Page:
- What is the behavior-change story I am being told? Does implementing these strategies assume ideal circumstances? Or does it allow room for the messy, unpredictable reality many of us live within?
- Am I being told that a particular behavior-change technique will work equally well across vastly different types of behaviors? Consider that what works for helping you floss your teeth every night is unlikely to work as well for consistently being physically active.
- Is this story backed up by published research? The value of many behavior change stories rests only on the questionable promise of "common sense."
- If the story is supported by published research, ask two important questions: (1) Was this research conducted among people who have lives similar to mine? (2) Does the research feature short-term or long-term outcomes?
- Have I tried anything like this strategy in the past? If so, has it worked for me long-term, or do I keep having to start over?
- When I consider my own life experience and that of my friends and family, does this behavior-change strategy seem like it could withstand the frequent shifts in priorities that daily life often demands?
I want to plainly say that, as in all fields, all behavior-change experts and professionals have beliefs that influence the questions we ask in our research, what our subsequent research shows, and, ultimately, the advice we give to individuals, organizations, and the media.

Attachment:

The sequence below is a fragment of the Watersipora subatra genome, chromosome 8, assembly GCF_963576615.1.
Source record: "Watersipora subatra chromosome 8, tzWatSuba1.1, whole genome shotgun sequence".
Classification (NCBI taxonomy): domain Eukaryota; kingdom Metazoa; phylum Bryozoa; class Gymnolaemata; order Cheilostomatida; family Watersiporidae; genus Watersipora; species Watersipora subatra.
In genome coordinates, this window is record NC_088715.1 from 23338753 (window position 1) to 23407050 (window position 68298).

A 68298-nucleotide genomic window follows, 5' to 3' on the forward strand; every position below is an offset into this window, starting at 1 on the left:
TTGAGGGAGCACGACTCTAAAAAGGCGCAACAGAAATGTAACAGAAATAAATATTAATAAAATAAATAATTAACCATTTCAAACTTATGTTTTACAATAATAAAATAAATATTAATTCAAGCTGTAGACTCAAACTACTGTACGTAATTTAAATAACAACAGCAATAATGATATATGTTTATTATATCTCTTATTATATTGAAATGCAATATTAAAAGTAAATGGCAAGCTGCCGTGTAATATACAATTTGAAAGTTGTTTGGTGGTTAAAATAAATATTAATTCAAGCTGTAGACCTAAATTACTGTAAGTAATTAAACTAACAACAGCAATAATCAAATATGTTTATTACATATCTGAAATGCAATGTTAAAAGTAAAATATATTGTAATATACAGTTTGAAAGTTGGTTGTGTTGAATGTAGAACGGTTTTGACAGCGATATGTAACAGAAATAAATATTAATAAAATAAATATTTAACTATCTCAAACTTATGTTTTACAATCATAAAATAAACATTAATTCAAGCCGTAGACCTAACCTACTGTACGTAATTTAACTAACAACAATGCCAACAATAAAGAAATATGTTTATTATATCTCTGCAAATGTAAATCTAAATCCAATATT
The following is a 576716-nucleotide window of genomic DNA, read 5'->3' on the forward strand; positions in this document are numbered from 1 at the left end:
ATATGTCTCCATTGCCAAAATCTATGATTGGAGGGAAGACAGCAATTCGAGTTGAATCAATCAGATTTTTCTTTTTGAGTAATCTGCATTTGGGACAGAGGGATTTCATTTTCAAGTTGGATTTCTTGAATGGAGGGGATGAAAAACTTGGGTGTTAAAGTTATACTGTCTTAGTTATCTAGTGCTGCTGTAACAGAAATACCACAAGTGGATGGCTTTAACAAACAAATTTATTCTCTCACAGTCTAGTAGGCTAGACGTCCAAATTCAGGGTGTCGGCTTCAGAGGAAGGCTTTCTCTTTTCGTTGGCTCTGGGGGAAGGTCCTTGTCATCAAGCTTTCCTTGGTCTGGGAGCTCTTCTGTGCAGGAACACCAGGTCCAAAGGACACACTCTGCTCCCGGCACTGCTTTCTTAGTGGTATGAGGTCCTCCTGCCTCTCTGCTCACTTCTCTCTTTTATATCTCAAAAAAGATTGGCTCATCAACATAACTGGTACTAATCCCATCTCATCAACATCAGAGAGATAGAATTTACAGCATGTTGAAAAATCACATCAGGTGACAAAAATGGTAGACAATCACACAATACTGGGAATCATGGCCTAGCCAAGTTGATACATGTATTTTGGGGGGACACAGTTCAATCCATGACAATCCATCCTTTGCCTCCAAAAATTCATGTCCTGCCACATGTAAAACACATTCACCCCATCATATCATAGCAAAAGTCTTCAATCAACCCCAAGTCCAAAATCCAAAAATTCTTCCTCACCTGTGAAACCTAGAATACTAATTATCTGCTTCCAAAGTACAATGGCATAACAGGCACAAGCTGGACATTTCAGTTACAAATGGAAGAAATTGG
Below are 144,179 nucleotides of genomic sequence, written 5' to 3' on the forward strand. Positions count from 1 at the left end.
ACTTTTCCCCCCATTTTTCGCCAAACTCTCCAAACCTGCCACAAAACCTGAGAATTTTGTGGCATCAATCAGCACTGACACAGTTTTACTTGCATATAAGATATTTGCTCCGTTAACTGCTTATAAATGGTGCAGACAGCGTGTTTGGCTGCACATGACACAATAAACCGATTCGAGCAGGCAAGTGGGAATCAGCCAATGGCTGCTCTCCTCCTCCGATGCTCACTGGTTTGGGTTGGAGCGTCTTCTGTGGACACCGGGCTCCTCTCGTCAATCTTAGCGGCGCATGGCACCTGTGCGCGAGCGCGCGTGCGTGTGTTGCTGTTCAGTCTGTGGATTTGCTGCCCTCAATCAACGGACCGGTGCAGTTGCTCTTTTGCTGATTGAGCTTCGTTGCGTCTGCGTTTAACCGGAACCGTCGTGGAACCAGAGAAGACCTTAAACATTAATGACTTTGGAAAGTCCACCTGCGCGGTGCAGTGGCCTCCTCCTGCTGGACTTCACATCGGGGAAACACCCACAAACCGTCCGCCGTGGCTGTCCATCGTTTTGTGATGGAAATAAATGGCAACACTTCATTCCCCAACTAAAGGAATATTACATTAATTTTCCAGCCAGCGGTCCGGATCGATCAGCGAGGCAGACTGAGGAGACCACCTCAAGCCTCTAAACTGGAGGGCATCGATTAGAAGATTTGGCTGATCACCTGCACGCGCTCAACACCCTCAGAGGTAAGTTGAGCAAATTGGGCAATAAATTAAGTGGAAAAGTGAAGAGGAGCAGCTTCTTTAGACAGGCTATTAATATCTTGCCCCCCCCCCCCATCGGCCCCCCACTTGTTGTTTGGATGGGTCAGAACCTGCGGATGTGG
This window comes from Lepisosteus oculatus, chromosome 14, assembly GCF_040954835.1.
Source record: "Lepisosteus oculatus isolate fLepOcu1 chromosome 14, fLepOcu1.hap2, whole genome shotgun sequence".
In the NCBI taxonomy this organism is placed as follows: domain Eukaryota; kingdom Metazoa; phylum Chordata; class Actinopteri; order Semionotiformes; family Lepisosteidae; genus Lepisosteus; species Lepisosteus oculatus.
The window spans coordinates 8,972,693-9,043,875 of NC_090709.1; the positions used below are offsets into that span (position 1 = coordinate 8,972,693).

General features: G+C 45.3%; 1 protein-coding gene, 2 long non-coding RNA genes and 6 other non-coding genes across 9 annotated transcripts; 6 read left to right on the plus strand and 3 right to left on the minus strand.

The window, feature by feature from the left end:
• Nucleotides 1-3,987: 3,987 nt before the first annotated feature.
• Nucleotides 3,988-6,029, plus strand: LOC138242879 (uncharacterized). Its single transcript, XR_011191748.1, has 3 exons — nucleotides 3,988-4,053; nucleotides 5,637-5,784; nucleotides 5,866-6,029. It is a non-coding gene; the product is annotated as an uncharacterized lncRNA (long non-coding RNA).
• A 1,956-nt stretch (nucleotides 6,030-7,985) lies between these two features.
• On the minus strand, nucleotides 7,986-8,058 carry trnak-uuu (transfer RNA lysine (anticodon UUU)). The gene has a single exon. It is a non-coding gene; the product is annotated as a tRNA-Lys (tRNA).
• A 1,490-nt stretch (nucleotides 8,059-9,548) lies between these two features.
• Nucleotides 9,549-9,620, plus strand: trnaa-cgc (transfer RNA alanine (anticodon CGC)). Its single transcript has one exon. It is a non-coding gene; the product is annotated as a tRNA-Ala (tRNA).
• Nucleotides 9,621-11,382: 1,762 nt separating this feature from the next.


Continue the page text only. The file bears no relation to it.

So, it’s important to be transparent about what our beliefs are so people can understand the foundation upon which our advice stands.
Creating Sustainable Changes
What I believe evolves through the things I learn in ongoing research I and others conduct, my coaching, and living my own life. However below are my current core beliefs about how to create sustainable changes in lifestyle behaviors:
- While they are different from each other in important ways, changes in eating and exercise are very different than any other change in behavior. I believe advice that ignores eating and exercise's unique tie to "weight loss" (and the common negative feelings associated with it) is likely to keep people in a vicious cycle of failure.